Take me an empty coffe tin, or similar, drill many holes in the sides and place some live coals to around 1/2 full, on top of which you place the smoking chips. I used dry chips, but I guess you could wet them. Catching the cooled down oven when it's around 130C should find some live coals still in it. To prevent further heat loss the oven door needs to be in place, but not fully closed because the coals and chips need some oxygen to burn. The amount of door opening needs to be played with. The burning coals will compensate for the heat lost by the slight door opening. The foods to be smoked are simply placed on a rack in the oven.

          When roasting meats I like to place the baking pan in my oven after firing for exactly one hour, then waiting for all the flame to die. In my oven this produces enough heat (approx 250 C) for the roast, although the oven is not properly soaked with heat, but it saves time and fuel, then throw around half a handful of smoking chips onto the dying coals, place the pan and shut the door tight. This produces a delightfully smoky flavour, but be careful it's easy to overdo so not too many chips. I've produced some smoky bread a couple of times (not so good) when placing it before the flames went out entirely.
          Kindled with zeal and fired with passion.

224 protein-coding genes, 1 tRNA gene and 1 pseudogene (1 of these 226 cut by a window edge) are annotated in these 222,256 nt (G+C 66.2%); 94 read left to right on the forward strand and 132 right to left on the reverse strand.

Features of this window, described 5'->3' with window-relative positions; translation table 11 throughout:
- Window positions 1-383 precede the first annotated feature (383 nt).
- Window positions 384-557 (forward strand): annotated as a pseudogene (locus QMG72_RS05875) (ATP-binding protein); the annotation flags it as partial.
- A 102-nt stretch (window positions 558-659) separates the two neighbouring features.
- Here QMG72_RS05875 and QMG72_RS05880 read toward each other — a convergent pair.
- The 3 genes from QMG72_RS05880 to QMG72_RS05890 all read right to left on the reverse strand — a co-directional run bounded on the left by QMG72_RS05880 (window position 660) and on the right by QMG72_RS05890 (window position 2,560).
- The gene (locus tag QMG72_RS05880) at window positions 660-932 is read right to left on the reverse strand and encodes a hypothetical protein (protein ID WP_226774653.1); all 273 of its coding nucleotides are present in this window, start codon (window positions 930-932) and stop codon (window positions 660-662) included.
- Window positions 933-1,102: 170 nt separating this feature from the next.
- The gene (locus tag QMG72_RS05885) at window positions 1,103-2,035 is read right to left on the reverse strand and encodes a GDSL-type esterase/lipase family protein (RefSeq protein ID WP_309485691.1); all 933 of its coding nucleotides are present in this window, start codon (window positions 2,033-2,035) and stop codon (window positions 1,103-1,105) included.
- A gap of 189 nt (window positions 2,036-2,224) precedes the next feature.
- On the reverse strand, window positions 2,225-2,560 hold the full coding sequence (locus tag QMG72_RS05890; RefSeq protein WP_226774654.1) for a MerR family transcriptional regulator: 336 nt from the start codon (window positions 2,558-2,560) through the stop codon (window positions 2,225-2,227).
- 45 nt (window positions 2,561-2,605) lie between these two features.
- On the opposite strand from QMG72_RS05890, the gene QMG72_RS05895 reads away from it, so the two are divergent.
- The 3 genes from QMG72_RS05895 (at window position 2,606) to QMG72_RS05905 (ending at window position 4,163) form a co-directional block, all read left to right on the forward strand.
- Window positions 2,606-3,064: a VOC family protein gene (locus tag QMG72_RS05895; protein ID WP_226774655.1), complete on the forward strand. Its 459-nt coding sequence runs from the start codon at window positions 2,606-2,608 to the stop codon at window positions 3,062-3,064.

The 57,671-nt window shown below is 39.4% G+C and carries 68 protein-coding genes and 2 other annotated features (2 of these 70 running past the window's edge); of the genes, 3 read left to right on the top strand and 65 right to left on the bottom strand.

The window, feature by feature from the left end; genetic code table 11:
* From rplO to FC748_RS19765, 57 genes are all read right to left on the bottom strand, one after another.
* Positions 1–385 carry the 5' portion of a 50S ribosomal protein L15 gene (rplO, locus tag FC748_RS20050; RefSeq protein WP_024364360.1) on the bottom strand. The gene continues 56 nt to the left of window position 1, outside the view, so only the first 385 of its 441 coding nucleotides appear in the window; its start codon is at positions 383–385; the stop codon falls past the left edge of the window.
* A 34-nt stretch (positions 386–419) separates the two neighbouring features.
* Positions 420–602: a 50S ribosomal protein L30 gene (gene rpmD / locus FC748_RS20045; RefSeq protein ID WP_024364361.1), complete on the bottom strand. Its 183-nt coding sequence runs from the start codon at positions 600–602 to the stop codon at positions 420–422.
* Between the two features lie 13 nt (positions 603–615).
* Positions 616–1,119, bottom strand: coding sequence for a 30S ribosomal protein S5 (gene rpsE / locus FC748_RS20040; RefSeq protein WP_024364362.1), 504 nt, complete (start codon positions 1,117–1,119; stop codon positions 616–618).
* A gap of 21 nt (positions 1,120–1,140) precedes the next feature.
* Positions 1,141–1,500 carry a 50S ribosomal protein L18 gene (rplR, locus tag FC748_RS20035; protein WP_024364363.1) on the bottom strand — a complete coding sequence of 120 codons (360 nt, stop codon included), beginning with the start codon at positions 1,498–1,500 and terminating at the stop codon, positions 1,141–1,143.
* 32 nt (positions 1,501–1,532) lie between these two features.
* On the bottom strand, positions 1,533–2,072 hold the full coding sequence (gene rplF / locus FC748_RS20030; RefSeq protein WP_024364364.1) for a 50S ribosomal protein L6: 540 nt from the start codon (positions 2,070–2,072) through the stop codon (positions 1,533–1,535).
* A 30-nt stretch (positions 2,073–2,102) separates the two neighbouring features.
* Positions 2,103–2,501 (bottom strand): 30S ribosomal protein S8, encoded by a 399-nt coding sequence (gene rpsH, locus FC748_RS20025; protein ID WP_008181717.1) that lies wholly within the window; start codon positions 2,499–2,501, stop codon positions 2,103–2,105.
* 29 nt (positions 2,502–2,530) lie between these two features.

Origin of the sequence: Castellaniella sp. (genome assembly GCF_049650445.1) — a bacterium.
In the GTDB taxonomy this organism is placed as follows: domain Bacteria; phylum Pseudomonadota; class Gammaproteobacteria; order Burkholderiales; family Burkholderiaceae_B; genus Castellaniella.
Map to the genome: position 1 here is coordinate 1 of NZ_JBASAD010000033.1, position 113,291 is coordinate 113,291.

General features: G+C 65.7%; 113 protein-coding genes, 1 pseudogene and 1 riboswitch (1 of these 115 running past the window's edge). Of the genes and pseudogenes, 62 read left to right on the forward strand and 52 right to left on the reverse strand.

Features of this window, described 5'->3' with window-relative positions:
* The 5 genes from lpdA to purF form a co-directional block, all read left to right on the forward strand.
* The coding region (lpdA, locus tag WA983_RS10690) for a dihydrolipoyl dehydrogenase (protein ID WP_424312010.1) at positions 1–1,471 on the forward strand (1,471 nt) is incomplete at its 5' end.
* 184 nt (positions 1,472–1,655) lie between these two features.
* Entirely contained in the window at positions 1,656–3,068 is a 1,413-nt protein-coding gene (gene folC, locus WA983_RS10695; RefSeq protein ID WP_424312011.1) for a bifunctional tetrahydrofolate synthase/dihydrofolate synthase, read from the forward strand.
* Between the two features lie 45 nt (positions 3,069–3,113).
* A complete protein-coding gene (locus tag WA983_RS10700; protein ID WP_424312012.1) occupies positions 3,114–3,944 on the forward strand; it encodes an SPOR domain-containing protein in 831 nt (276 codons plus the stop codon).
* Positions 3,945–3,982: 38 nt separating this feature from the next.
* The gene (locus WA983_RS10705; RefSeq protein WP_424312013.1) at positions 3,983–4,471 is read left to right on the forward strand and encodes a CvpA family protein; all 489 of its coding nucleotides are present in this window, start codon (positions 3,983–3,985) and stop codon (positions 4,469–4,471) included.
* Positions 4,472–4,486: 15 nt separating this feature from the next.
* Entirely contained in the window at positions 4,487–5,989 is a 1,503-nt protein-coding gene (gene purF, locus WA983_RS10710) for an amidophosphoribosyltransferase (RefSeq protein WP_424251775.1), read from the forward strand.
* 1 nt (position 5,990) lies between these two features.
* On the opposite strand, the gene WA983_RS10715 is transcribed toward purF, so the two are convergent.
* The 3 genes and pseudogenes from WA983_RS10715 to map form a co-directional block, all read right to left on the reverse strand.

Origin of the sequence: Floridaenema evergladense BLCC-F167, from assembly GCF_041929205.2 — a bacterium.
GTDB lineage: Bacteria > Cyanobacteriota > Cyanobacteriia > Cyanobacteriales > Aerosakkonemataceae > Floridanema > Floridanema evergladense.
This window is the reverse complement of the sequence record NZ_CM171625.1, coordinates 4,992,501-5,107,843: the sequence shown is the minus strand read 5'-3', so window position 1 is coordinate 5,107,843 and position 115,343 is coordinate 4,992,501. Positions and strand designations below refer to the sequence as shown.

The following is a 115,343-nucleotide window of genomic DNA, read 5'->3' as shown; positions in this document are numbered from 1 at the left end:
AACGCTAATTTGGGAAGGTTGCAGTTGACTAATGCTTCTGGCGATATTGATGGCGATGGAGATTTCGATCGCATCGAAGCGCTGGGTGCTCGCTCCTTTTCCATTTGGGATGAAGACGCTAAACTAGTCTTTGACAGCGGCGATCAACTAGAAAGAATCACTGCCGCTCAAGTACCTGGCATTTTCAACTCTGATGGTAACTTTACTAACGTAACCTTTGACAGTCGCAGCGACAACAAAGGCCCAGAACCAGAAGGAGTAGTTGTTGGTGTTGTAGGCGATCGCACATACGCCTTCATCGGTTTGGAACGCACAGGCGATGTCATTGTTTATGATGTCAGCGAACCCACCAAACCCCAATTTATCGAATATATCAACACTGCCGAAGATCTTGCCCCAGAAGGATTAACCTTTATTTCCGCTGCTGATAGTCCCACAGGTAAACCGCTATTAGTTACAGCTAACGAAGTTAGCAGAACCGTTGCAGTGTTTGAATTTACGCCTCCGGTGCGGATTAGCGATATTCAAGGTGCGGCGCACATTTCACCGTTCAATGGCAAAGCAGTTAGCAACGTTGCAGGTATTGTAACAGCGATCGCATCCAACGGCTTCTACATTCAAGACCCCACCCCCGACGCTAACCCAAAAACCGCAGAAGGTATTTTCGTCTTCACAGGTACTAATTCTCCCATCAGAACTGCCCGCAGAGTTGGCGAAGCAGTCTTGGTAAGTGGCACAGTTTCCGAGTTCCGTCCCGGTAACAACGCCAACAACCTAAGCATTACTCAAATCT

• #6
            David, do you (or anybody else) find that raising the meat off the floor/closer to the dome makes a difference in the amount of smoke penetration? A guy I used to work with had showed me a rack he made that got his meat either near the top of the door height or above it, and said that was where most of the smoke is. I was wondering if there was really a difference. I have not tried any smoking (on purpose) yet, but did make some bad tasting cinnamon rolls by accident I do have a wood chip smoking box I got for a father's day years back that I'm wanting to try after reading this thread.
            Last edited by JRPizza; 03-04-2017, 09:32 PM.
            My build thread


            • #7
              I have to agree with the smoke being in the dome, more so than on the floor. We use retained heat for smoking a brisket and find that it does a great job of keeping the moisture in because the radiant heat doesn't seem to dry out the meat as much. We cooked a turkey for Easter a few years ago and it was the most moist turkey I have ever had and my family does a pretty good job with turkey going back more than thirty years now.
              Since the Mrs isn't a huge smoke flavor fan, we find the oven does a good job of not getting too much smoke in the meat, if you are not bothered by a lot of smoke, then the previous ideas would all work. Particularly putting the meat way up high.
              Cheese and some other products require really low heat and the mass of the oven can help with that as well by absorbing and controlling the temp rise with an active fire burning in a cold oven. You can get the smoke without the heat for a decent amount of time because the mass will take up a lot of heat initially. Once the mass is warm, then its all over for low heat smoking or cold smoking and you have to catch the oven on the way down.
              Lots of great ways to use the WFO for smoking, stop typing about it and get out there and scorch some protein.
              The cost of living continues to skyrocket, and yet it remains a popular choice.


              • #8